Other benefits: cholera, typhoid fever, E.coli.
Natural water sources are vulnerable to all manner of natural pathogens. These include any bacteria, viruses, and parasites normally found in water or shed from nearby flora and fauna, such as Legionella and Giardia lamblia. They also can easily pick up environmental contaminants and naturally occurring hazards such as radiation from certain mineral deposits. Under the Safe Drinking Water Act, the EPA has set standards and regulations for 90 different contaminants in tap water, including microorganisms, disinfectants, and radionuclides. And for bottled water, the Food and Drug Administration has set standards and can inspect bottling facilities. But such assurances aren’t in place for scouted spring water.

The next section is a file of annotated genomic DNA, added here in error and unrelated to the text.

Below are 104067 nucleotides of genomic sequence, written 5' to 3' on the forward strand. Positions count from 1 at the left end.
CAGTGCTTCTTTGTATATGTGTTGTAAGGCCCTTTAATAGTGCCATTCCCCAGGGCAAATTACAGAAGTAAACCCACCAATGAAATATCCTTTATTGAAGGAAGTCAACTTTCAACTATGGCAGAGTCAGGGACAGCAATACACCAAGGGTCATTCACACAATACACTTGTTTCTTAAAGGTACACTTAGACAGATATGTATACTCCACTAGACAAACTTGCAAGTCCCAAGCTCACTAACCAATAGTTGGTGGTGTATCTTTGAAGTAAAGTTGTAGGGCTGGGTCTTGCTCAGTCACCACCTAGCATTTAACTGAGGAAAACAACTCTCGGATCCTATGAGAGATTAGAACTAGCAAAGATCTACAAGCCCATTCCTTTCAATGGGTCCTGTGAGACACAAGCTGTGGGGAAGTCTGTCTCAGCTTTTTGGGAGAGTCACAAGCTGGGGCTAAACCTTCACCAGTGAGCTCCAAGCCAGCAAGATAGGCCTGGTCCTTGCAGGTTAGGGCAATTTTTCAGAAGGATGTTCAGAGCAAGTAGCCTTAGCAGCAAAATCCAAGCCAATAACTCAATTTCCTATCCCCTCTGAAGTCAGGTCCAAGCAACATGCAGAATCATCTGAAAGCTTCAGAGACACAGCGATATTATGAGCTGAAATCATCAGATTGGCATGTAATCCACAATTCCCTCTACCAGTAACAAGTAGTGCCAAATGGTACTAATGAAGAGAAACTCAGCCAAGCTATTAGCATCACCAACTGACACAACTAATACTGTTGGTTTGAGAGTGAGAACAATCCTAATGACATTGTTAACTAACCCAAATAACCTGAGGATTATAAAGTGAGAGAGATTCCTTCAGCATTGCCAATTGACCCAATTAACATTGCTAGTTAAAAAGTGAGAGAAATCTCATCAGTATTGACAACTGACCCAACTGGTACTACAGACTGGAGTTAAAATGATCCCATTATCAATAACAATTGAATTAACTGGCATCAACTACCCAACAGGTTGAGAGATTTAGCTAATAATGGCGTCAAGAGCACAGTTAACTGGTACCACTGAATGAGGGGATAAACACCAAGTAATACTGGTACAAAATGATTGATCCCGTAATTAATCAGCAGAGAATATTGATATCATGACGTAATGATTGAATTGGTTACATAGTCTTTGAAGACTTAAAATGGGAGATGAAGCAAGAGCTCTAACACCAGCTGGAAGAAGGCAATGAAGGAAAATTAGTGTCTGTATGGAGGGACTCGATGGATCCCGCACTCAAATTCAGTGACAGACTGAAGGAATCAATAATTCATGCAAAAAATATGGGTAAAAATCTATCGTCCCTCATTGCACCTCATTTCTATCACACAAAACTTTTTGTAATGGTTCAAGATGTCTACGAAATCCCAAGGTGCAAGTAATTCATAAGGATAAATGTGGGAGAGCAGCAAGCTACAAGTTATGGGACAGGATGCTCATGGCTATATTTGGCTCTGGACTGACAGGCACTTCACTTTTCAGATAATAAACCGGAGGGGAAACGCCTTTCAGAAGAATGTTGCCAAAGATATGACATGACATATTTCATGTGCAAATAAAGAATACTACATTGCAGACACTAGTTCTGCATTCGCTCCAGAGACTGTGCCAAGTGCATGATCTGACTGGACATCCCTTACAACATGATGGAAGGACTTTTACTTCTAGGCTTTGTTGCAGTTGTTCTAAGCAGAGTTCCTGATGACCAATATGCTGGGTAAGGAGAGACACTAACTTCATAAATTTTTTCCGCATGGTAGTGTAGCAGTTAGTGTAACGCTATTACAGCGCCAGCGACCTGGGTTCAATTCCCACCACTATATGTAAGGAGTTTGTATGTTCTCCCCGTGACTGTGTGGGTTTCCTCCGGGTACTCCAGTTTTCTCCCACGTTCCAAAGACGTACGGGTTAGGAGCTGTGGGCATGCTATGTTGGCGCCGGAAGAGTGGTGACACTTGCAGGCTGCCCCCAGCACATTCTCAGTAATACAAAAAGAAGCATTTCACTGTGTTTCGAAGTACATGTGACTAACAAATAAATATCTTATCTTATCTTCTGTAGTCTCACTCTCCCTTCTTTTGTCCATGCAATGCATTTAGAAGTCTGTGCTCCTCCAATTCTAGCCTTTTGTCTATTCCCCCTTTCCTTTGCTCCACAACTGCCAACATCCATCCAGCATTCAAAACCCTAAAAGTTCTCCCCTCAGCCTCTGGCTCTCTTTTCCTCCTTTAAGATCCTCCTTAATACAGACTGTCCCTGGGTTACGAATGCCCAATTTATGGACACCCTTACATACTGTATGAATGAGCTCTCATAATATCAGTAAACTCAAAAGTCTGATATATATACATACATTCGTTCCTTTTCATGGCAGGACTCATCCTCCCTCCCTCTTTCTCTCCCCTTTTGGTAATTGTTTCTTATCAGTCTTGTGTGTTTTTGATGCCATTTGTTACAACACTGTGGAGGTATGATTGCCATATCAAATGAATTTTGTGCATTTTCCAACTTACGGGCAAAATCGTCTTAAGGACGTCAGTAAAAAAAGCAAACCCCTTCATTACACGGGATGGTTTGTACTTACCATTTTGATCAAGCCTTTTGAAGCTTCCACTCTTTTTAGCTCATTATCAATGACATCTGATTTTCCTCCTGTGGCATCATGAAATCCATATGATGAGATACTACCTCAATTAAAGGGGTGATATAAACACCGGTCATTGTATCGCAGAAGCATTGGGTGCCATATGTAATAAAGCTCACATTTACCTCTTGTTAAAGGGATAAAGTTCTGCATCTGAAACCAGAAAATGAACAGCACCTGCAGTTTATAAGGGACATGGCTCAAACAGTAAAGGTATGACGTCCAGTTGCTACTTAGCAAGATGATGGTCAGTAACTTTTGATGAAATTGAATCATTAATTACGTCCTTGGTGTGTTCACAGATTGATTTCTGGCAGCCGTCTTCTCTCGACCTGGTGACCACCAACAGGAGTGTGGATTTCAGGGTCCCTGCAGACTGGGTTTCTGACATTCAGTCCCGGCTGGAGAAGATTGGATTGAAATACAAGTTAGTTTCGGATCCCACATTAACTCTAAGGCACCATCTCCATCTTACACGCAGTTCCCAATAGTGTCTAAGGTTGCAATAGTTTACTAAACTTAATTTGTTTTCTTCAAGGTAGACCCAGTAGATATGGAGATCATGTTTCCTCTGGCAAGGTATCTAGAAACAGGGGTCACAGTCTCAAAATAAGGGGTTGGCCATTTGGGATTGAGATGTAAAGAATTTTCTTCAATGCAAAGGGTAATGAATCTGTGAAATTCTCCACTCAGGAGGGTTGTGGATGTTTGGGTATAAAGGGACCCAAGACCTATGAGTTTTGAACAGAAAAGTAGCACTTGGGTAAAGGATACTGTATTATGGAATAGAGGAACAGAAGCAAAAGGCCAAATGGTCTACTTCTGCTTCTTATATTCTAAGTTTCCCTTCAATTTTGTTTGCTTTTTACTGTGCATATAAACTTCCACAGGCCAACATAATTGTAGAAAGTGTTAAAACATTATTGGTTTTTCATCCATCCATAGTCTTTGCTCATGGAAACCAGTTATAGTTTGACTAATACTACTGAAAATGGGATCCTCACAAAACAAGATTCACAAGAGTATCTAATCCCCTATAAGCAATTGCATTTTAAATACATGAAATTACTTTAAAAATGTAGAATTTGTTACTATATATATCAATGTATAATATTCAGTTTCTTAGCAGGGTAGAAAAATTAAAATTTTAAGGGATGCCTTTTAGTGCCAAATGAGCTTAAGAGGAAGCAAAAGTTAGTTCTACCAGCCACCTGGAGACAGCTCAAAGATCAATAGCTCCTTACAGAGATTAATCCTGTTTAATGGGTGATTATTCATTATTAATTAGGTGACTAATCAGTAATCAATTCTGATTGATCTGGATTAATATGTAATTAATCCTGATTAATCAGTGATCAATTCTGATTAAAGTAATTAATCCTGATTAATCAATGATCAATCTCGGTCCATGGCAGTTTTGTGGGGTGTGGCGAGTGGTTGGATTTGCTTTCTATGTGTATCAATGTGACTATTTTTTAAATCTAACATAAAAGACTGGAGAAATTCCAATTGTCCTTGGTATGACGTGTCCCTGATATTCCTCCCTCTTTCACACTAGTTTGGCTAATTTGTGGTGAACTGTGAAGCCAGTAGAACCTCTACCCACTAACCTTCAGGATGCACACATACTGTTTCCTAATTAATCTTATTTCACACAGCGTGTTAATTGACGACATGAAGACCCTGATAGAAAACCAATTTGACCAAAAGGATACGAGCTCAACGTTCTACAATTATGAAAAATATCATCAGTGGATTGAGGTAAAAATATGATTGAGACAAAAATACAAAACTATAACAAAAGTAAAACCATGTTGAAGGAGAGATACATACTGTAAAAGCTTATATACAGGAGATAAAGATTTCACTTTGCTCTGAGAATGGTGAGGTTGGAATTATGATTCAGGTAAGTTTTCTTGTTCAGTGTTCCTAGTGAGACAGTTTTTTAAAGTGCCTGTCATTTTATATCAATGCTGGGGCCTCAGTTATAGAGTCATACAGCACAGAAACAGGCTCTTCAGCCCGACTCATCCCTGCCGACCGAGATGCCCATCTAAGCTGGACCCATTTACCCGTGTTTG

For its part, Live Water posted on its website a water quality report from an analysis conducted in 2015. The analysis looked at many contaminants but doesn’t appear to cover everything that the EPA monitors. For instance, there’s no mention of testing for pathogens such as Legionella and Giardia.
Drink up, bros.

Friday, December 29, 2017

Last fake academic journal spam of the year---maybe?

After a silence of several years, what shows up in my inbox but  another spam email from the fake academic journal International Journal of Education and Social Science, published by the fake academic publisher Research Institute for Progression of Knowledge (RIPK), this one signed warmly, from Dr. George Branner Jr..DH Kaye, at Flaky Academic Journals has done some research on this operation, for which many thanks.

On the subjection of women

Is this a nothing or a something? I can't tell:
Police in Iran’s capital said Thursday they will no longer arrest women for failing to observe the Islamic dress code in place since the 1979 revolution.